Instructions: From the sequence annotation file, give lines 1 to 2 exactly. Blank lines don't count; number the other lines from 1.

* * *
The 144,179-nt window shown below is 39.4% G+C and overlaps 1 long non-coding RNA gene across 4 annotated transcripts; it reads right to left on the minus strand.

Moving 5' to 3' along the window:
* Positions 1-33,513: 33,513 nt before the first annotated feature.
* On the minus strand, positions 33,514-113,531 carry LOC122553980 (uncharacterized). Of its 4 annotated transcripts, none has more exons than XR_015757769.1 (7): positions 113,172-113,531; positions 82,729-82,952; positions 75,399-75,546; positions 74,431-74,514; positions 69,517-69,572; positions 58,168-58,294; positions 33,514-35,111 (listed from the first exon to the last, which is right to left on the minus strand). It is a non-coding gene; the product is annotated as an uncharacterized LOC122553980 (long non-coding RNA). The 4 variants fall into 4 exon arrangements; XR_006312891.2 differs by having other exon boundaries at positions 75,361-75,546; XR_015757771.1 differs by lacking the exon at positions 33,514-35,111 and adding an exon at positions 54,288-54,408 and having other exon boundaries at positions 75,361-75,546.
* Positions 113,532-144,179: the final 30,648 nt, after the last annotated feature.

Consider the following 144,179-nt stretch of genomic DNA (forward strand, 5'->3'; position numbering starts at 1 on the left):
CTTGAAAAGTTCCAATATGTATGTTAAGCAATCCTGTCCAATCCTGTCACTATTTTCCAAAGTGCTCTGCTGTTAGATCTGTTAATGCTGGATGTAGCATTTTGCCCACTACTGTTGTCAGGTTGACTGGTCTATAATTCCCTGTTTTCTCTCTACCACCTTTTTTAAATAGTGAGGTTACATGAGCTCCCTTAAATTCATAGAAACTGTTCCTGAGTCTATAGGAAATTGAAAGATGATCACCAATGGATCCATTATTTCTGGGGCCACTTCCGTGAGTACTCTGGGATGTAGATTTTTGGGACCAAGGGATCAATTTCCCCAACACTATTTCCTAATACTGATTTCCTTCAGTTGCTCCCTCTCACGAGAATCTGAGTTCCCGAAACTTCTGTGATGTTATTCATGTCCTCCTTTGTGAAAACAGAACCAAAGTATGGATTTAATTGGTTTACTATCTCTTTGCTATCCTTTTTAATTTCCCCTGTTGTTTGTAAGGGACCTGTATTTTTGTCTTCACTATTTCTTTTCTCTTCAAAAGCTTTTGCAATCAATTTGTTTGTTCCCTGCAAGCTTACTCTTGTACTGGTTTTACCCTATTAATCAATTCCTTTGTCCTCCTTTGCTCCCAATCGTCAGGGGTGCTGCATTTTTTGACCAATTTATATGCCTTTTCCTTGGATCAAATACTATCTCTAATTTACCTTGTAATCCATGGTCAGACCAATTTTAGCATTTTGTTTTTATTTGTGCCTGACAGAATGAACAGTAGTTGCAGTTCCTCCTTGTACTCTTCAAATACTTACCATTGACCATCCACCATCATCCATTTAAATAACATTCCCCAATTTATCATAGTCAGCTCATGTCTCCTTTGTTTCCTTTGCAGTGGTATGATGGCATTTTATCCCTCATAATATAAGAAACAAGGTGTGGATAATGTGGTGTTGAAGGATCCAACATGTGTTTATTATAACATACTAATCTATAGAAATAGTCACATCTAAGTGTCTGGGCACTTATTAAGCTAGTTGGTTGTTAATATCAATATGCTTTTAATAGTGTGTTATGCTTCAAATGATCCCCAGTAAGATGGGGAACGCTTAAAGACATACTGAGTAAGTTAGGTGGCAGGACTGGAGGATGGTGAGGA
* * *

The 144,179-nt window shown below is 39.4% G+C and overlaps 1 long non-coding RNA gene across 4 annotated transcripts; it reads right to left on the minus strand.

Moving 5' to 3' along the window: